Solar energy capacity soared in 2019, and Minnesota took steps to ensure grocery store workers can receive free child care.
Even in the middle of a crisis, there are bits of good news.
In towns and cities across the country, everyday people are coming up with innovative ways to support neighbors, children, and small businesses impacted by the global pandemic.
Maryland took a step forward on gun safety, and Kansas Democrats implemented a plan to ensure everyone can vote.
Yo-Yo Ma shared a moving video dedicated to frontline health care workers.
Read on to see what you might have missed this week in the news.
The governor of Wyoming signed legislation supported by the Eastern Shoshone and Northern Arapaho tribes to clarify laws surrounding the use of tribal IDs to register to vote, KPVI reported March 13.
The law now allows a tribal ID to be used as identification to register, so long as the ID has either a driver's license number or the last four digits of a Social Security number printed on it.
"What this bill does is provide clear expectations to the tribes, every county and the state regarding tribal IDs," state Rep. Andi Clifford (D) told KPVI.
Tribal leaders would have preferred that Native Americans be allowed to use a tribal ID without additional information, but "we kind of met halfway to some degree on this," said Eastern Shoshone Business Council co-chair Karen Snyder.
Both chambers of the Maryland Legislature have approved a bill to require background checks on all purchases of rifles and shotguns, the Jurist reported on Wednesday.
The new law would extend the background check requirement to private sales and permanent gifts, in addition to purchases from licensed dealers. The bill passed the House of Delegates by an 87-47 vote, and the state Senate by a 31-14 margin.
If Gov. Larry Hogan, a Republican, signs the bill, it would go into effect on Oct. 1.
Grocery store workers in Minnesota are now classified as emergency personnel, according to the state's Democratic governor, NBC News reported on Thursday.
Through an executive order, Gov. Tim Walz declared that store clerks, stockers, food preparation personnel, cleaning staff, and deli staff at grocery stores are now "Emergency Tier 2" workers. The declaration allows those workers to qualify for free child care provided by the state.
The Kansas Democratic Party will mail a primary ballot to every registered Democrat in the state ahead of the May 2 primary, according to a March 17 press statement.
The party will mail the ballots on March 30, and voters will be able to fill them out and mail them back. Ballots must be postmarked by Friday, April 24, or they may be dropped off at the voter's polling location on Saturday, May 2, between 10 a.m and 4 p.m. Central Time.
The Kansas Democratic Party "is committed to doing our part to keep our party members, candidates, elected officials, and the public at large safe during this uncertain time," Vicki Hiatt, who serves as chair, said in a statement.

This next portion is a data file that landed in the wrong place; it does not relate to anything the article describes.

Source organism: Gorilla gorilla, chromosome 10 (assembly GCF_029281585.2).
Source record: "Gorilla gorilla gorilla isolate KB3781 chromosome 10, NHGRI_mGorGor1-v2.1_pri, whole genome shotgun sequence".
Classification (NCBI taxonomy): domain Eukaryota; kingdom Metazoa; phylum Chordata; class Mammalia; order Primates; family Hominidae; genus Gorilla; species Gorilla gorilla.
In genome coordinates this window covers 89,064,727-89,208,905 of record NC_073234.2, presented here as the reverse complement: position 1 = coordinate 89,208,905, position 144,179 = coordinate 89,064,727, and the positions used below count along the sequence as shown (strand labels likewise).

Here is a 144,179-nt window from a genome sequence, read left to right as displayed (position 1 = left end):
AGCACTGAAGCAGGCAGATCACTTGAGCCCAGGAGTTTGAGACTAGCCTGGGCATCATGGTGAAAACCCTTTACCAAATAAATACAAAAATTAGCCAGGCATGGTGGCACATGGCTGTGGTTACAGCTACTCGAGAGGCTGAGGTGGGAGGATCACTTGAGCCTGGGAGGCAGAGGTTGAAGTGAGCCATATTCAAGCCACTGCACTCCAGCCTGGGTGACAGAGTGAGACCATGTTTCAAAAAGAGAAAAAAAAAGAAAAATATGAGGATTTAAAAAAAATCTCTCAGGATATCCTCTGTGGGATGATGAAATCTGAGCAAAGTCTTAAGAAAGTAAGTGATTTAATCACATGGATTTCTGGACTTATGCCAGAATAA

Voters can still vote in person on May 2, but the party is encouraging people to take advantage of the vote-by-mail option.
Illinois, which also voted on Tuesday along with Florida and Arizona, showed a slight decline in voter turnout this year.
Former Vice President Joe Biden won all three states, besting Vermont Sen. Bernie Sanders and effectively cementing the nomination.
Democrats in Alaska, Hawaii, and Wyoming are scheduled to vote on April 4, followed by Wisconsin on April 7.
The U.S. solar industry accounted for more new energy capacity in 2019 than wind and gas, according to recent analysis by global energy consultant group Wood Mackenzie and the Solar Energy Industries Association.
PV Magazine first reported the findings on Tuesday.
According to last year's U.S. Solar Market Insight report, solar providers installed panels accounting for 23% more energy production than in 2018. Solar also accounted for "nearly 40% of all new electricity generating capacity added in the U.S. in 2019."
Total solar capacity in the U.S. now exceeds 76 gigawatts, compared to just one gigawatt in 2009.
On Monday, Grammy-award winning cellist Yo-Yo Ma performed part of a Bach cello suite that he dedicated to health care workers.
"This is for the healthcare workers on the frontlines — the Sarabande from Bach's Cello Suite No. 3," Ma wrote in a tweet accompanying the video. "Your ability to balance human connection and scientific truth in service of us all gives me hope."
This is for the healthcare workers on the frontlines — the Sarabande from Bach’s Cello Suite No. 3. Your ability to balance human connection and scientific truth in service of us all gives me hope. #songsofcomfort pic.twitter.com/s9e35RW03N
— Yo-Yo Ma (@YoYo_Ma) March 16, 2020
Ma has filmed himself performing other short pieces, referring to the effort as Songs of Comfort.
"Music always has been comforting to me, this is what I do, and this is the best that I can offer," Ma told PBS News Hour. "And I know many people are doing everything they can from what they know. And this is just something that I can do."